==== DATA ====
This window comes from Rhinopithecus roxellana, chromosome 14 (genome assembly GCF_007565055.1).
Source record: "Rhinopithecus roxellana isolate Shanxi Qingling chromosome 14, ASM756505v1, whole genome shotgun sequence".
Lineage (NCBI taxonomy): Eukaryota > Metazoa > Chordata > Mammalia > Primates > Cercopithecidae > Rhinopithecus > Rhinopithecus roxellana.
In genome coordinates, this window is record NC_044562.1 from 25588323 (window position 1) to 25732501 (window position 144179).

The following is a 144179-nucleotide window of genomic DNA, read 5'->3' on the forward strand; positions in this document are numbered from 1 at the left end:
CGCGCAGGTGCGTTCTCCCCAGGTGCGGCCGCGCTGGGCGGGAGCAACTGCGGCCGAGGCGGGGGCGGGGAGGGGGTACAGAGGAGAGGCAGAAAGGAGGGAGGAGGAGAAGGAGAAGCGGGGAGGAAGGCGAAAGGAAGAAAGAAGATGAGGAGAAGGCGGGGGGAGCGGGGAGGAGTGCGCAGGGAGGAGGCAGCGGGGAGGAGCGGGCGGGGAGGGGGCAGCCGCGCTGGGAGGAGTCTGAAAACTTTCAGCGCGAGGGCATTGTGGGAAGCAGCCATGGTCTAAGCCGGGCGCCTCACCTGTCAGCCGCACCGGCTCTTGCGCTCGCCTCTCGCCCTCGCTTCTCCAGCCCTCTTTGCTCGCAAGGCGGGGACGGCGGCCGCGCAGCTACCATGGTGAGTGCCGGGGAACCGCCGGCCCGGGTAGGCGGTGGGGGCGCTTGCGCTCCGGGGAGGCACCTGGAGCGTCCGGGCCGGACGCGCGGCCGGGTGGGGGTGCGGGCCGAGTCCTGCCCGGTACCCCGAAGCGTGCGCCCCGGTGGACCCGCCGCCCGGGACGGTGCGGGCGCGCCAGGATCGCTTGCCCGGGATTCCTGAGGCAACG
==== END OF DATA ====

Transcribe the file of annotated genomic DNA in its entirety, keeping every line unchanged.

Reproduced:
This window comes from Rhinopithecus roxellana, chromosome 14 (genome assembly GCF_007565055.1).
Source record: "Rhinopithecus roxellana isolate Shanxi Qingling chromosome 14, ASM756505v1, whole genome shotgun sequence".
Lineage (NCBI taxonomy): Eukaryota > Metazoa > Chordata > Mammalia > Primates > Cercopithecidae > Rhinopithecus > Rhinopithecus roxellana.
In genome coordinates, this window is record NC_044562.1 from 25588323 (window position 1) to 25732501 (window position 144179).

The following is a 144179-nucleotide window of genomic DNA, read 5'->3' on the forward strand; positions in this document are numbered from 1 at the left end:
CGCGCAGGTGCGTTCTCCCCAGGTGCGGCCGCGCTGGGCGGGAGCAACTGCGGCCGAGGCGGGGGCGGGGAGGGGGTACAGAGGAGAGGCAGAAAGGAGGGAGGAGGAGAAGGAGAAGCGGGGAGGAAGGCGAAAGGAAGAAAGAAGATGAGGAGAAGGCGGGGGGAGCGGGGAGGAGTGCGCAGGGAGGAGGCAGCGGGGAGGAGCGGGCGGGGAGGGGGCAGCCGCGCTGGGAGGAGTCTGAAAACTTTCAGCGCGAGGGCATTGTGGGAAGCAGCCATGGTCTAAGCCGGGCGCCTCACCTGTCAGCCGCACCGGCTCTTGCGCTCGCCTCTCGCCCTCGCTTCTCCAGCCCTCTTTGCTCGCAAGGCGGGGACGGCGGCCGCGCAGCTACCATGGTGAGTGCCGGGGAACCGCCGGCCCGGGTAGGCGGTGGGGGCGCTTGCGCTCCGGGGAGGCACCTGGAGCGTCCGGGCCGGACGCGCGGCCGGGTGGGGGTGCGGGCCGAGTCCTGCCCGGTACCCCGAAGCGTGCGCCCCGGTGGACCCGCCGCCCGGGACGGTGCGGGCGCGCCAGGATCGCTTGCCCGGGATTCCTGAGGCAACG